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An Outbreak of Acute Gastroenteritis Caused by a Small Round Structured Virus in a Geriatric Convalescent Facility

Published online by Cambridge University Press:  21 June 2016

George A. Gellert
Affiliation:
Harvard Institute for International Development, Cambridge, Massachusettes
Stephen H. Waterman
Affiliation:
The Los Angeles County Department of Health Services, Los Angeles, California
Donnell Ewert
Affiliation:
The Los Angeles County Department of Health Services, Los Angeles, California
Lyndon Oshiro
Affiliation:
The Centers for Disease Control, Atlanta, Georgia
Marjorie P. Giles
Affiliation:
The Los Angeles County Department of Health Services, Los Angeles, California
Stephen S. Monroe
Affiliation:
The Centers for Disease Control, Atlanta, Georgia
Leo Gorelkin
Affiliation:
The Centers for Disease Control, Atlanta, Georgia
Roger I. Glass
Affiliation:
The Centers for Disease Control, Atlanta, Georgia

Abstract

An outbreak of acute gastroenteritis (AGE) occurred in a 201-bed geriatric convalescent facility in Los Angeles County during December 1988 through January 1989. The attack rate was 55% among residents and 25% among employees. Illnesses were characterized by vomiting and diarrhea to a lesser extent, and the absence of fever. Bacterial and parasitic tests in a sample of patients were negative. A 27nm small round structured virus (SRSV) was identified in one of 30 stools studied by immune electron microscopy (IEM). While rotavirus and influenza A and B were found in three, one and three cases, respectively, no alternative etiologic agent could be demonstrated for most cases. The outbreak met Centers for Disease Control (CDC) clinical and epidemiologic criteria for Norwalk-like gastroenteritis. The death rate of residents was not elevated beyond baseline during the outbreak; however, one healthy employee had diarrhea and dehydration and died after developing an arrhythmia. An autopsy showed moderate, diffuse lymphocytic and neutrophilic myocarditis, and viral studies found influenza A in left ventricular tissue. Fourteen (25%) of 57 employee cases worked in occupations without routine stool or patient contact. At least nine of these employees lacked evidence of direct fecal contact, and transmission of infection in these cases may have been airborne. (Infect Control Hosp Epidemiol. 1990;11:459-464.)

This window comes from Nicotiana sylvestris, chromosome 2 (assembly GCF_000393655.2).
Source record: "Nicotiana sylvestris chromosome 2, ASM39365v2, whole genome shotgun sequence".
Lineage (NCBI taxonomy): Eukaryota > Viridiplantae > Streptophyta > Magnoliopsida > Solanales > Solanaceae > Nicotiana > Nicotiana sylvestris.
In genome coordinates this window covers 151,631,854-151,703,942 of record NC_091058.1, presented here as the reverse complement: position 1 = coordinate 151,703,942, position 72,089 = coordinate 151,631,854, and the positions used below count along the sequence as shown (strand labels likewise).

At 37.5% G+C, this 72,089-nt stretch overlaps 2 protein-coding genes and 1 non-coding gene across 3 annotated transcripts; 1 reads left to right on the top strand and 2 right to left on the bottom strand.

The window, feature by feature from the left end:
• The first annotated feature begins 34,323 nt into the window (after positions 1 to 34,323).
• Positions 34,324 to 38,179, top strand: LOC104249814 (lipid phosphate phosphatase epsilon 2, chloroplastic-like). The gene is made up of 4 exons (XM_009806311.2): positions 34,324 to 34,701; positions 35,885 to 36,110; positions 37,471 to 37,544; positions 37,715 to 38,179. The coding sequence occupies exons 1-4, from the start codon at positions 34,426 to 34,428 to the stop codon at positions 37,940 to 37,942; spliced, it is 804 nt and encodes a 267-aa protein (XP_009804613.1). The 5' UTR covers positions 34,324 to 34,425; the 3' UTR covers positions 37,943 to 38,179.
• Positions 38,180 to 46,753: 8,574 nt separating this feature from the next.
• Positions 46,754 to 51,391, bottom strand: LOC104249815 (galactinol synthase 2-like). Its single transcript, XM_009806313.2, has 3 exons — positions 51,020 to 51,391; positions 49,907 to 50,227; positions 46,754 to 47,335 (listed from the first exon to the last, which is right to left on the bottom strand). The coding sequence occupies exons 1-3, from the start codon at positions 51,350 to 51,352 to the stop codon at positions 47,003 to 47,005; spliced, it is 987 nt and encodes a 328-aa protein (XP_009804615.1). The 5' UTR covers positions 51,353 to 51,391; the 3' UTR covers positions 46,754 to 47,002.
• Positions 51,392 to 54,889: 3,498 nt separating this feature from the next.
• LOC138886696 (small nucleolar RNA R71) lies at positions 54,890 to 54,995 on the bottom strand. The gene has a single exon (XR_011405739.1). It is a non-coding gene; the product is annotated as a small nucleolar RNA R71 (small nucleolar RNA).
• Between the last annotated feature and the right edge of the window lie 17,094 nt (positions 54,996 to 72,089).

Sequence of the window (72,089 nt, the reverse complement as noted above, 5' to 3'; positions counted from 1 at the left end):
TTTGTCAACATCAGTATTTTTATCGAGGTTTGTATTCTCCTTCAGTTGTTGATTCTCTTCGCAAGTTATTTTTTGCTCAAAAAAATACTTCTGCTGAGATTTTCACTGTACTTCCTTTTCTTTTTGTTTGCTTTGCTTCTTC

Type
Original Articles
Copyright
Copyright © The Society for Healthcare Epidemiology of America 1990

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References

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